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Oklahoma’s University Educators Resistant To Dyslexia Training For Teachers

Teachers in training at Payne Education Center at 10404 Vineyard Blvd. in Oklahoma City.
Brent Fuchs
The Journal Record
Teachers in training at Payne Education Center at 10404 Vineyard Blvd. in Oklahoma City.

Oklahoma lawmakers are in the middle of a policy fight about how to combat dyslexia.

Despite intervention from the state Capitol, teachers and administrators can’t decide how to bring dyslexia education into the classroom, The Journal Record’s Dale Denwalt reports:

In 2012, the Payne Education Center took a legislative mandate to higher education. The mandate, in the form of Senate Bill 1565, ordered the creation of a pilot program that would help teacher candidates learn more about how to identify dyslexia in their classrooms. The universities in the pilot program would also implement curricula designed to help future educators teach reading skills to dyslexic students. Complaints of egoism on both sides, however, short-circuited the collaboration. Carrie Brown, executive director of the Payne Education Center, said she was warned that it would be a tough sell. Brown described the stalemate at a House Education Committee hearing, where she said new teachers don’t learn about dyslexia unless they take extra courses after college. “Unfortunately, unless we’re partnering with an educational system, it’s always after the fact,” said Brown. “The teachers are going into the classroom as new teachers and they don’t have the tools to help these kids.”

Sally Beach, a professor at the University of Oklahoma, said new teachers don’t have the training to identify dyslexia, but do notice if children struggle to read and need assistance.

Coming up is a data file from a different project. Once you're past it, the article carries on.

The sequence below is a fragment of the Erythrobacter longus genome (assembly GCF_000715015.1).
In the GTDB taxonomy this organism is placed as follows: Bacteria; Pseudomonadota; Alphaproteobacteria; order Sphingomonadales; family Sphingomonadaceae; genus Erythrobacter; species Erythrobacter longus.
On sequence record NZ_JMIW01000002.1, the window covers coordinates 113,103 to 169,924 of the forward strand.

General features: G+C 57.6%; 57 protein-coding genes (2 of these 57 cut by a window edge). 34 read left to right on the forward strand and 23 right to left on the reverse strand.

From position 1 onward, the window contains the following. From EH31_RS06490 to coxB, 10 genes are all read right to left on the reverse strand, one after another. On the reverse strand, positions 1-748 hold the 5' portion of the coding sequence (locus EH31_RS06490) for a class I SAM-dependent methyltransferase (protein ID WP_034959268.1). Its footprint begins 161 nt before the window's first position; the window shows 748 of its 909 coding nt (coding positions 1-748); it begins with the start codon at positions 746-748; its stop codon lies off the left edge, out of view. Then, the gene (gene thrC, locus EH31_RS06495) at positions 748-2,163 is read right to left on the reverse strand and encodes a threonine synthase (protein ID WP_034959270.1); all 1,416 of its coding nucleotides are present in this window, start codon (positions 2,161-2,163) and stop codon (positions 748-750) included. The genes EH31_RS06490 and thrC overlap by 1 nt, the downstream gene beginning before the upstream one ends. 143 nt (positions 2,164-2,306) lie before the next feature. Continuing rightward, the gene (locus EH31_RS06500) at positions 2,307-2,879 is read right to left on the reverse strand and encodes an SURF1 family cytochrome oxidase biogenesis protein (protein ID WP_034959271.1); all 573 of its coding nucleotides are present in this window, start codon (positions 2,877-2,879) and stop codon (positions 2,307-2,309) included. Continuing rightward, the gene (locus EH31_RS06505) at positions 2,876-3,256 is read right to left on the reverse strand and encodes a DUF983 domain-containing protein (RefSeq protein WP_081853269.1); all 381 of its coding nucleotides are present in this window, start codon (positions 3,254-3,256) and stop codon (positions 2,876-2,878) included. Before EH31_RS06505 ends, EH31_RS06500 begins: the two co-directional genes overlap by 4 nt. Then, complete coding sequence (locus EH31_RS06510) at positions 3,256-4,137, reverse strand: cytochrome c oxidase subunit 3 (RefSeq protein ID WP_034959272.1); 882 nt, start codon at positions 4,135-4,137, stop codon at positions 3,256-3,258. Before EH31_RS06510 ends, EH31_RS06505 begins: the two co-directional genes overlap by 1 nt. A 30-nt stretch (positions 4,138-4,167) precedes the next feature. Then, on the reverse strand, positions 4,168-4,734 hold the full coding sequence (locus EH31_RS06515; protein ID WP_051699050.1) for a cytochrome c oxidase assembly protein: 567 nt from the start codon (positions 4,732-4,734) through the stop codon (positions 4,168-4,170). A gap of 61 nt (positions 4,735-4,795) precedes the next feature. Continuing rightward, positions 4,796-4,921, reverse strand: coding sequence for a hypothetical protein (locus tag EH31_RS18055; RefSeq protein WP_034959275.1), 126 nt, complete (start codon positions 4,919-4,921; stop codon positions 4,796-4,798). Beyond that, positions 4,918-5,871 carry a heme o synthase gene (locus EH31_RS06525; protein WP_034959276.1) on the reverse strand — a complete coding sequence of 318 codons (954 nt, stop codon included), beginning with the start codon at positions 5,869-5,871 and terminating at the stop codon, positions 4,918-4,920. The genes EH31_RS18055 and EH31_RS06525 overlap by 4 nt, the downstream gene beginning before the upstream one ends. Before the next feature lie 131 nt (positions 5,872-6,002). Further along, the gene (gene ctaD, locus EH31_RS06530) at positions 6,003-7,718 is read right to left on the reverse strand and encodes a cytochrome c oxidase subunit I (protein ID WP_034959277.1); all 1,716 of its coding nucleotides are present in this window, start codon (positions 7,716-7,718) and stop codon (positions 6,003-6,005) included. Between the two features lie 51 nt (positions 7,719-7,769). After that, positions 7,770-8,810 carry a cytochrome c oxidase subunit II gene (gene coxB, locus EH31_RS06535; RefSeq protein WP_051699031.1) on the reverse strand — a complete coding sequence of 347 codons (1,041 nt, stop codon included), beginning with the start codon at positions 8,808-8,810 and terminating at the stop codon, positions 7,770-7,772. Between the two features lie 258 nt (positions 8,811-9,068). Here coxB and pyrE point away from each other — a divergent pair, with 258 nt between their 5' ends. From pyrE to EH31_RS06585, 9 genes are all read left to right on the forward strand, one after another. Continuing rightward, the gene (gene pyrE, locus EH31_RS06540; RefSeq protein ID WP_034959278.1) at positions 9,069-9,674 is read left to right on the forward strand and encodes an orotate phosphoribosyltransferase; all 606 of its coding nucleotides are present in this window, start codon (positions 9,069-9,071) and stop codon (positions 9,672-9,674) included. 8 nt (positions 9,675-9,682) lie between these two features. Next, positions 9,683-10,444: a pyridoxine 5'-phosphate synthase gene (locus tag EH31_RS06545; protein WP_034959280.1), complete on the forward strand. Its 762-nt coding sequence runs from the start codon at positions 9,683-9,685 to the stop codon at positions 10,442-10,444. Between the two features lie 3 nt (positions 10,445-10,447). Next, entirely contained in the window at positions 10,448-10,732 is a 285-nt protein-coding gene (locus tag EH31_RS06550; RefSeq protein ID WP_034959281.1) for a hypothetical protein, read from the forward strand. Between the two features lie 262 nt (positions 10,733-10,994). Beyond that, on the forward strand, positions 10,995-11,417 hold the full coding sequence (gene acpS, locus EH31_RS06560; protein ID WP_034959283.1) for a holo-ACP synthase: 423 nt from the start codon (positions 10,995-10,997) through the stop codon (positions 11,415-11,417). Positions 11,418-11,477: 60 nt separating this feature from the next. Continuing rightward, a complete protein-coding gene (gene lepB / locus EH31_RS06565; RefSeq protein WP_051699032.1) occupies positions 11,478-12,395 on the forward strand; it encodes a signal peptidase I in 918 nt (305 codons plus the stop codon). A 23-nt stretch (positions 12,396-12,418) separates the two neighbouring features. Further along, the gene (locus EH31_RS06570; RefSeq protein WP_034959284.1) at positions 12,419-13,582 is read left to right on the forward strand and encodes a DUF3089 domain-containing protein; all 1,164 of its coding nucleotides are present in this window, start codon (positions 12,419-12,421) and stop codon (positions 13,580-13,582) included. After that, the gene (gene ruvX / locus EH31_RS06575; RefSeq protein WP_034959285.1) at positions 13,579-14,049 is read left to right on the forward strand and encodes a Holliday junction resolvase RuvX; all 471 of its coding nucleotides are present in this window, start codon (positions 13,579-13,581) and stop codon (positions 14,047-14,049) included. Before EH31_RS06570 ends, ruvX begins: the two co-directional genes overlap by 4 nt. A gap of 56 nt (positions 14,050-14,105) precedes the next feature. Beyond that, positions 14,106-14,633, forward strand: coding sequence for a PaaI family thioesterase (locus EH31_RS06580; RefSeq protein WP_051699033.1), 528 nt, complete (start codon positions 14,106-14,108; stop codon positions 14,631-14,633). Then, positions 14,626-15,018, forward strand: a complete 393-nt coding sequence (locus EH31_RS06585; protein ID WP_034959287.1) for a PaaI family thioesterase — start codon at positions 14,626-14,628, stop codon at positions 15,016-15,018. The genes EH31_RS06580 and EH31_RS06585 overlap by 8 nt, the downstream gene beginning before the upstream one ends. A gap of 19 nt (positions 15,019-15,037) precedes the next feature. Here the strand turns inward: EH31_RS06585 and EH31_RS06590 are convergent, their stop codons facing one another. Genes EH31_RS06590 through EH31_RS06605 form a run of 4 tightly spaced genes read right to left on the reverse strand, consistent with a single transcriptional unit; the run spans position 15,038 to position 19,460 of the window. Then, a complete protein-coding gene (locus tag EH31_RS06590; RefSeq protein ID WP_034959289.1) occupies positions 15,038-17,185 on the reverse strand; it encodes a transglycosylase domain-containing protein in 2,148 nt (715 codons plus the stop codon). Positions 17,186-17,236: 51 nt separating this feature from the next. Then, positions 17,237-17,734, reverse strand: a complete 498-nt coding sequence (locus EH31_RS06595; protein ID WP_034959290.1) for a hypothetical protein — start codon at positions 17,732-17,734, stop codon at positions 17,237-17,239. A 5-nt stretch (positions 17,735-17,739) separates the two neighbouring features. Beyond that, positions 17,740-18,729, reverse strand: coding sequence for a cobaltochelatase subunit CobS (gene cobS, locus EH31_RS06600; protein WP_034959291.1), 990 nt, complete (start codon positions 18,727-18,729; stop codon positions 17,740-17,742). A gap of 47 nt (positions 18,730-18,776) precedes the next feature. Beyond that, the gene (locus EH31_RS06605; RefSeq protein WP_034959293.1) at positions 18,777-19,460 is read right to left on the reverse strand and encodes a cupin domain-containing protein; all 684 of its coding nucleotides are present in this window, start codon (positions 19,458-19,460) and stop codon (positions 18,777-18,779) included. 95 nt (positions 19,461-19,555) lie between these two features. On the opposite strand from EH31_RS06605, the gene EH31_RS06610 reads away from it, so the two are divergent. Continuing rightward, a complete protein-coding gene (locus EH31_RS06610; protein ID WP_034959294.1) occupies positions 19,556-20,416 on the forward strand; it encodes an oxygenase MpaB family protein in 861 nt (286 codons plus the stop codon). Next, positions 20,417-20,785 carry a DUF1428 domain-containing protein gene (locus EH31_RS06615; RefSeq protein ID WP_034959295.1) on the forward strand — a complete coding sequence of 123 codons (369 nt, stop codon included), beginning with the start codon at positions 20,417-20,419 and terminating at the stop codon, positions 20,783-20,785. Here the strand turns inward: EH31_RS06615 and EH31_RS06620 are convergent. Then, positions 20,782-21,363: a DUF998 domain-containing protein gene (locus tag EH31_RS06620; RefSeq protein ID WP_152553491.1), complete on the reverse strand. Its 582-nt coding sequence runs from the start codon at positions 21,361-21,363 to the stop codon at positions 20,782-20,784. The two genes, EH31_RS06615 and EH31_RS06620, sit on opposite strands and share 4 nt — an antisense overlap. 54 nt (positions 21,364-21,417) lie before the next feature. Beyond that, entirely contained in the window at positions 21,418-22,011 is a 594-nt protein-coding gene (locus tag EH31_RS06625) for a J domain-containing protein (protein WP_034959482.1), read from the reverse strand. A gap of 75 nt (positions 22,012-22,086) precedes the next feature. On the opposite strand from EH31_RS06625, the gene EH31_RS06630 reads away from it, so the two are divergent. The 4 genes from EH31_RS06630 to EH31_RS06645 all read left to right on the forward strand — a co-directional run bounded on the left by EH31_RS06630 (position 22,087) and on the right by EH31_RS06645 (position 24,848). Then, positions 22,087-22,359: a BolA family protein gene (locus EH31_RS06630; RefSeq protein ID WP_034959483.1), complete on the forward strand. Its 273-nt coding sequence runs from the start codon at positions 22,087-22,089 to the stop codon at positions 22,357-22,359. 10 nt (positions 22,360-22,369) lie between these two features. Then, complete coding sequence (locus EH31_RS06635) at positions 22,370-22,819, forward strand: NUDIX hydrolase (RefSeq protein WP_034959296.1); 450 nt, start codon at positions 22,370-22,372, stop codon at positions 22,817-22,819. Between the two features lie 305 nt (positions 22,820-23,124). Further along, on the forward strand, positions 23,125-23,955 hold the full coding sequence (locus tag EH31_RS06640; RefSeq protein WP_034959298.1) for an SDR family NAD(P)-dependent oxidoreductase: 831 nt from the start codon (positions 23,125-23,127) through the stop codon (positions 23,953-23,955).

“But I think that before we even are able to be at a point where we can collaborate, I think we all have to come to the table with an idea of what it means to collaborate,” Beach said during the legislative hearing on Wednesday. “That doesn’t mean that one side tells the other side how incompetent they are and what it is they need to be doing to become more competent. That doesn’t tend to foster feelings of trust.” Beach declined a request for comment Monday.

Other higher education leaders have accused Brown of being pushy and having an abrasive style. The pilot program didn’t advance, and there’s no indication that it will.

“This has been three and a half years of, to me, rank disappointment,” Andrea Kunkel, executive director of Oklahoma Directors of Special Services, said. “It all seemed to be a lot more about personality and making sure that nobody was forced to do anything they did not want to do.” Brown said she’s not sure what will happen next, if anything at all. “No one’s been ringing my phone,” she said.

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Brian Hardzinski is from Flower Mound, Texas and a graduate of the University of Oklahoma. He began his career at KGOU as a student intern, joining KGOU full time in 2009 as Operations and Public Service Announcement Director. He began regularly hosting Morning Edition in 2014, and became the station's first Digital News Editor in 2015-16. Brian’s work at KGOU has been honored by Public Radio News Directors Incorporated (PRNDI), the Oklahoma Association of Broadcasters, the Oklahoma Associated Press Broadcasters, and local and regional chapters of the Society of Professional Journalists. Brian enjoys competing in triathlons, distance running, playing tennis, and entertaining his rambunctious Boston Terrier, Bucky.
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